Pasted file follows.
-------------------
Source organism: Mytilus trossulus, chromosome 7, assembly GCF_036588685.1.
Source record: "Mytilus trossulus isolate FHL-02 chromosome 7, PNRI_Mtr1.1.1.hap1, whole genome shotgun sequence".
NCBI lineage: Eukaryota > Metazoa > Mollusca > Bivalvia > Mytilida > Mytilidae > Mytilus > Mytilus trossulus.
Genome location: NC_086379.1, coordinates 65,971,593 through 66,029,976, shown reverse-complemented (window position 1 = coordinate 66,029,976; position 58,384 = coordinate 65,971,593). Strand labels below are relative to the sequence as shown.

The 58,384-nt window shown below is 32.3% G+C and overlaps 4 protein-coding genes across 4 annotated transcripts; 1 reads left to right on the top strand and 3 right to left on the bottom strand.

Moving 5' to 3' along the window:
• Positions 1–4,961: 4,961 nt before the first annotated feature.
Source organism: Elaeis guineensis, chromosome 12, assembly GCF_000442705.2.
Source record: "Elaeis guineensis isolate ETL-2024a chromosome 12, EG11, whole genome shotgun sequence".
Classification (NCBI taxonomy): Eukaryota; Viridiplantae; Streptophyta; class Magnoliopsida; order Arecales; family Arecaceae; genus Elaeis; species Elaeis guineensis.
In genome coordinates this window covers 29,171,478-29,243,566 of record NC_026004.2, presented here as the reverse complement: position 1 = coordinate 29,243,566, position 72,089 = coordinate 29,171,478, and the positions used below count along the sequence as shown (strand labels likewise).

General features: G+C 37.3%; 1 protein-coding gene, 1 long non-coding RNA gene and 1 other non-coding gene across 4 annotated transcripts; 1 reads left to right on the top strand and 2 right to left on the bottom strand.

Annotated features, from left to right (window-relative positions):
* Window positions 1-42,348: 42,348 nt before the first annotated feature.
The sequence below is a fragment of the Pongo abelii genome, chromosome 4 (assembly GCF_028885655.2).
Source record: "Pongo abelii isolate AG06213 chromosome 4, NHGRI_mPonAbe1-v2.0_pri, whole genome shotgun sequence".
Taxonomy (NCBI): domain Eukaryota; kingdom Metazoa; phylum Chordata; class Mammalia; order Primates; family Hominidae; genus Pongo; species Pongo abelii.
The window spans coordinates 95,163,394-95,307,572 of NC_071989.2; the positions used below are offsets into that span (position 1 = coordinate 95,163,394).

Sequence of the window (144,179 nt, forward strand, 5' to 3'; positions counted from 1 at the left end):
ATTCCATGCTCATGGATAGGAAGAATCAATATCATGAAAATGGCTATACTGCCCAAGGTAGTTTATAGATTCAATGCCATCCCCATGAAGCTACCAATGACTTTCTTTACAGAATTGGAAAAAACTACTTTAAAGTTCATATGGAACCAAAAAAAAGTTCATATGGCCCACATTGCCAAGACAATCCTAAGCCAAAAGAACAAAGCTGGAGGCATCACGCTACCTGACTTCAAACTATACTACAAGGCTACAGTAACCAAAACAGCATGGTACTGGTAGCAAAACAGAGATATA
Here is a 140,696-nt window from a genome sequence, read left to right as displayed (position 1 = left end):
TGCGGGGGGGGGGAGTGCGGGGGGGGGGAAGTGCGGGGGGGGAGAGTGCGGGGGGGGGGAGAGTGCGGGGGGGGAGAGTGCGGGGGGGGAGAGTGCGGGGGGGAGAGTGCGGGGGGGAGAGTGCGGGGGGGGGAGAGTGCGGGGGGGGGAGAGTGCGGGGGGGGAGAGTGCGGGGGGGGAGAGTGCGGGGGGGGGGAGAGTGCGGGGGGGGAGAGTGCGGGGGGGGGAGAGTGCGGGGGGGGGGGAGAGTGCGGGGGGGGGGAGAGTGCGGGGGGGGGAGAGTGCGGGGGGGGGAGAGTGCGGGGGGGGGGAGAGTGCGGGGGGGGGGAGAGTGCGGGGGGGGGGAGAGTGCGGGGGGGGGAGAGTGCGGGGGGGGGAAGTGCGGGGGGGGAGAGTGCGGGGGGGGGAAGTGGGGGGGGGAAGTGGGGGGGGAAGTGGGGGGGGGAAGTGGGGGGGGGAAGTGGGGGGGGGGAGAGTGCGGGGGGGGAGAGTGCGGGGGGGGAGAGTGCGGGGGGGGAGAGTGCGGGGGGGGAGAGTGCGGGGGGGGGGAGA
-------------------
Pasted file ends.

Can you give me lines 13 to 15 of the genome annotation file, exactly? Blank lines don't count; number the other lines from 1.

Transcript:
Annotated features, from left to right (window-relative positions):
* Window positions 1-42,348: 42,348 nt before the first annotated feature.
The sequence below is a fragment of the Pongo abelii genome, chromosome 4 (assembly GCF_028885655.2).